Evolution in reverse: insects recover lost 'wings'
The extravagant headgear of small bugs called treehoppers are in fact wing-like appendages that grew back 200 million years after evolution had supposedly cast them aside, according to a study published Thursday in Nature.
That's probably shocking news if you are an entomologist, and challenges some very basic ideas about what makes an insect an insect, the researchers said.
The thorax of all insects is by definition divided into three segments, each with a pair of legs.
In most orders, there are also two pairs of wings, one on the middle segment of the thorax and another at the rear.
Other orders such as flies and mosquitoes have only one set of wings, at the rear, and a few -- most ants, for example -- have no wings at all.
But no insects today have functional flappers in the first segment next to the head.
Their forebear, however, did.
"Primitive insects 350 million years ago had wings on all of their body segments," said Benjamin Prud'homme, a researcher at the Development Biology Institute of Marseille-Luminy in France and lead author of the study.
"We don't know if they were all for flight, but we do know -- from fossil records -- that these wing-like structures were present on each and every body segment."
Over the next 100 million years, he explained, wings on the first segment of the thorax and the abdomen dropped away entirely.
But then, some 50 million years ago, something strange happened to the cicada-like treehoppers: they once again sprouted wing-like structures from the top of the first segment of the thorax.
Some of these wildly divergent extrusions resemble thorns, others look like antlers, and still others like aggressive ants or animal droppings, creating one of Nature's most exotic menageries.
Experts had long assumed that these so-called "helmets" were armour-like expansions of the insects' exoskeletons.
But by carefully observing the treehopper's development into adulthood, Prud'homme and colleagues showed that this headgear began as a pair of buds -- attached at the sides, and articulated like wings -- that fused together as they grew.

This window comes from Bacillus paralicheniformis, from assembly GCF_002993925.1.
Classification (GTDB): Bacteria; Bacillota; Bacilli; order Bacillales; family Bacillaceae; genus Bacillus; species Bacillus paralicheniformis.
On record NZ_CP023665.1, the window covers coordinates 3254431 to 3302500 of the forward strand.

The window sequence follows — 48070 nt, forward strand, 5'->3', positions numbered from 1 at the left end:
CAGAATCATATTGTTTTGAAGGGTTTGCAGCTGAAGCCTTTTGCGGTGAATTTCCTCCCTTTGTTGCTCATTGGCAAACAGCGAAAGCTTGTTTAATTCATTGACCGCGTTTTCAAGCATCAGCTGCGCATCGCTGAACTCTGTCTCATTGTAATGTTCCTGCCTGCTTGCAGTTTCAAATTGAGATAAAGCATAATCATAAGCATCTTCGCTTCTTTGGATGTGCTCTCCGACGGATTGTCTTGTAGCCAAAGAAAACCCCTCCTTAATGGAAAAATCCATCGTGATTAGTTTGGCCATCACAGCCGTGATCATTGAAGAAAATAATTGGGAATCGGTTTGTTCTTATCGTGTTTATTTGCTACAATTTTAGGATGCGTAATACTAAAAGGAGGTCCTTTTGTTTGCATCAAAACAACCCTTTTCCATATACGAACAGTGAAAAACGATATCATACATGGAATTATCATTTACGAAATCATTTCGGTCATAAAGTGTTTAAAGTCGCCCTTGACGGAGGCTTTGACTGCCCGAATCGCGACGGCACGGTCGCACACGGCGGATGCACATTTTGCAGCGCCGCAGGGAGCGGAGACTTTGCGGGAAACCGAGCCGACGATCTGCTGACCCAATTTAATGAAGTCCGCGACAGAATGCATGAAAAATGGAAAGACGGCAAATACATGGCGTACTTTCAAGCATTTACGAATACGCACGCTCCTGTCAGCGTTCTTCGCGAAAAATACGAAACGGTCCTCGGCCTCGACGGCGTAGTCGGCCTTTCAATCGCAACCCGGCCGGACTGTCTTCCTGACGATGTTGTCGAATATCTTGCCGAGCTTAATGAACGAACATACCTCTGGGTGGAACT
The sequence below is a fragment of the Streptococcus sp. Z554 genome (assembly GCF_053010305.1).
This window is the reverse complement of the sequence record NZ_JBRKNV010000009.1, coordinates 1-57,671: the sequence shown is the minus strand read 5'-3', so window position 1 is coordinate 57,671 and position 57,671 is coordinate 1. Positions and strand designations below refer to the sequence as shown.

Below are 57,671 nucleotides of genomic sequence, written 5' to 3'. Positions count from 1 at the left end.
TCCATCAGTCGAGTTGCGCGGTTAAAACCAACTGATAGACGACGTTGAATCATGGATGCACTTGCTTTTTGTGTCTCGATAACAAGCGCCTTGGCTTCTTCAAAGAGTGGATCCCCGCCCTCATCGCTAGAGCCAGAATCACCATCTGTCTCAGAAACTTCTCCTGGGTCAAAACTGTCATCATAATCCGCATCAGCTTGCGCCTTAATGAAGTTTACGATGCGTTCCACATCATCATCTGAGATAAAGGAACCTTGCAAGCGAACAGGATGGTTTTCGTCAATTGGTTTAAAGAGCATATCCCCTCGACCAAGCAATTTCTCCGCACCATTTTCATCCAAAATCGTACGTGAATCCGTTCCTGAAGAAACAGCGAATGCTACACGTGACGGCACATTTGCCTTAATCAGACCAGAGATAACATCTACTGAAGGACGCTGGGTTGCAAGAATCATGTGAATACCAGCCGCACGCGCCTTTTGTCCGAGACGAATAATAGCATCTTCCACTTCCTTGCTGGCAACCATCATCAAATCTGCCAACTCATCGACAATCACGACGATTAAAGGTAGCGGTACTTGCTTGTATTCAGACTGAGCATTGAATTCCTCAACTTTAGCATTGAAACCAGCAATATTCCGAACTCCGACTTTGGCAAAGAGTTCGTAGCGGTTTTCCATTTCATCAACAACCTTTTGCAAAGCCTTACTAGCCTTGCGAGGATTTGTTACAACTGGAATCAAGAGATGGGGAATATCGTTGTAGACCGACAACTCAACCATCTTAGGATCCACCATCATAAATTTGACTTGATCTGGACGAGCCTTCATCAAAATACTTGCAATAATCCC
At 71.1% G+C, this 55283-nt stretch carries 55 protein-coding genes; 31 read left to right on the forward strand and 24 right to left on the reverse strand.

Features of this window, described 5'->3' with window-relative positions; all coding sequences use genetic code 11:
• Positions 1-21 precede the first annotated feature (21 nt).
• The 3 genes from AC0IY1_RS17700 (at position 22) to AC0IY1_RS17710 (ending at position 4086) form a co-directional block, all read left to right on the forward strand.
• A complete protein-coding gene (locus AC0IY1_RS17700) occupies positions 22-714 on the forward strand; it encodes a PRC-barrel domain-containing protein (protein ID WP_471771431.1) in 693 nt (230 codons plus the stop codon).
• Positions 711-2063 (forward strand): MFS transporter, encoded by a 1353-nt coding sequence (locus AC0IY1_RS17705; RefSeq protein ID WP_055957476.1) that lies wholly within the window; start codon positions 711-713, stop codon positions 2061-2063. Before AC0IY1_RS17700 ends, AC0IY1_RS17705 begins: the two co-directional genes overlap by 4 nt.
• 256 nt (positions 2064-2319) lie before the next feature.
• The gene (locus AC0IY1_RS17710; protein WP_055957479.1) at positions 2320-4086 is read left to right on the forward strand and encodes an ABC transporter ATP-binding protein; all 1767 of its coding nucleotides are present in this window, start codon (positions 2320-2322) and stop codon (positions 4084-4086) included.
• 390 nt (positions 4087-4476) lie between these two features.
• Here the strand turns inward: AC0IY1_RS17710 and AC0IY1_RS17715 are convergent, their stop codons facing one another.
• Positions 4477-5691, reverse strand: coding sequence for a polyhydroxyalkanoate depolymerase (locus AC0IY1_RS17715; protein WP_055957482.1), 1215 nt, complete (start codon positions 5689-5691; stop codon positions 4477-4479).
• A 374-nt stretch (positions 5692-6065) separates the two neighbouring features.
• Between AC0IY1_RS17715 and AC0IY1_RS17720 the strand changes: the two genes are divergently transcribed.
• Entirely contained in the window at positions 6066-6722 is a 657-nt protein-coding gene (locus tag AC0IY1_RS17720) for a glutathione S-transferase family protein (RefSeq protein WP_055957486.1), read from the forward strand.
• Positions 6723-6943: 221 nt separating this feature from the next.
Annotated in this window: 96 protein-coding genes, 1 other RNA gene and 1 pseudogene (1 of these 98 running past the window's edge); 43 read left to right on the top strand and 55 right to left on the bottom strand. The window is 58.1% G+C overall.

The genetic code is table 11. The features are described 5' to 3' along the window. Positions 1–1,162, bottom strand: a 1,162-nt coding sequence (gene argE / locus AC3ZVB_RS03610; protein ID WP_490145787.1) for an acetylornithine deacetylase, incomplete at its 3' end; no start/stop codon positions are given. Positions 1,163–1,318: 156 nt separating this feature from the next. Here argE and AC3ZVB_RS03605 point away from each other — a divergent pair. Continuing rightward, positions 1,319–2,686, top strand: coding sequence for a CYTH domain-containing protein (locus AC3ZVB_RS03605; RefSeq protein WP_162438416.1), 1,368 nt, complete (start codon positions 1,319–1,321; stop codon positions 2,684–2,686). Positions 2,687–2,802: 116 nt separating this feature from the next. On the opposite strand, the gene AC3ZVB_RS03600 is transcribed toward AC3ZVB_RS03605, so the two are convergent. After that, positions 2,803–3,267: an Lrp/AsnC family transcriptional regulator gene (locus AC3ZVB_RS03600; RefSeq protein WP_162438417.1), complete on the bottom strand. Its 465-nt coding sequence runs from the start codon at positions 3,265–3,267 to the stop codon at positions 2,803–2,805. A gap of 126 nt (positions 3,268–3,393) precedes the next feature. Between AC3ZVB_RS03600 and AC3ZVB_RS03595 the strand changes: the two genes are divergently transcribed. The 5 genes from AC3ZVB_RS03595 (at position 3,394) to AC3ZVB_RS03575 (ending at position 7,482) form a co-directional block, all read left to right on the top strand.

Evolution is usually described as linear, but these modified wings suggested the process had come full circle.
"This is the only known example of a modern insect that has grown a third pair of wings," Prud'homme said by phone. "It is a modification of the basic body plan of insects."
Just how this happened remains a mystery. For 200 million years, certain genes prevented wing-like structures from emerging on this part of any insect's anatomy.
The researchers speculated that these genes had lost their inhibiting capacity, but experiments on other insect species demonstrated that their repressive powers remain intact.
However it happened, the evolutionary process found a way to put the renewed appendages to use, the researchers speculate.
"This extra pair of wings was not needed for flight, but nor did it prevent it," Prud'homme said. "So it became raw material for evolution to play with."
Many of the helmets appear to serve as camouflage, helping the insects to avoid predators.
The study shows "how development abilities can be lost or silenced over millions of years, only to be redeployed to contribute to the evolution of a complex and beautiful appendage," commented Armin Moczek, a professor at Indiana University, also writing in Nature.
Body plans, which characterize the anatomical organization of animal groups of high taxonomic rank1, often evolve by the reduction or loss of appendages (limbs in vertebrates and legs and wings in insects, for example). In contrast, the addition of new features is extremely rare and is thought to be heavily constrained, although the nature of the constraints remains elusive2, 3, 4. Here we show that the treehopper (Membracidae) helmet is actually an appendage, a wing serial homologue on the first thoracic segment. This innovation in the insect body plan is an unprecedented situation in 250 Myr of insect evolution. We provide evidence suggesting that the helmet arose by escaping the ancestral repression of wing formation imparted by a member of the Hox gene family, which sculpts the number and pattern of appendages along the body axis5, 6, 7, 8. Moreover, we propose that the exceptional morphological diversification of the helmet was possible because, in contrast to the wings, it escaped the stringent functional requirements imposed by flight. This example illustrates how complex morphological structures can arise by the expression of ancestral developmental potentials and fuel the morphological diversification of an evolutionary lineage.
(c) 2011 AFP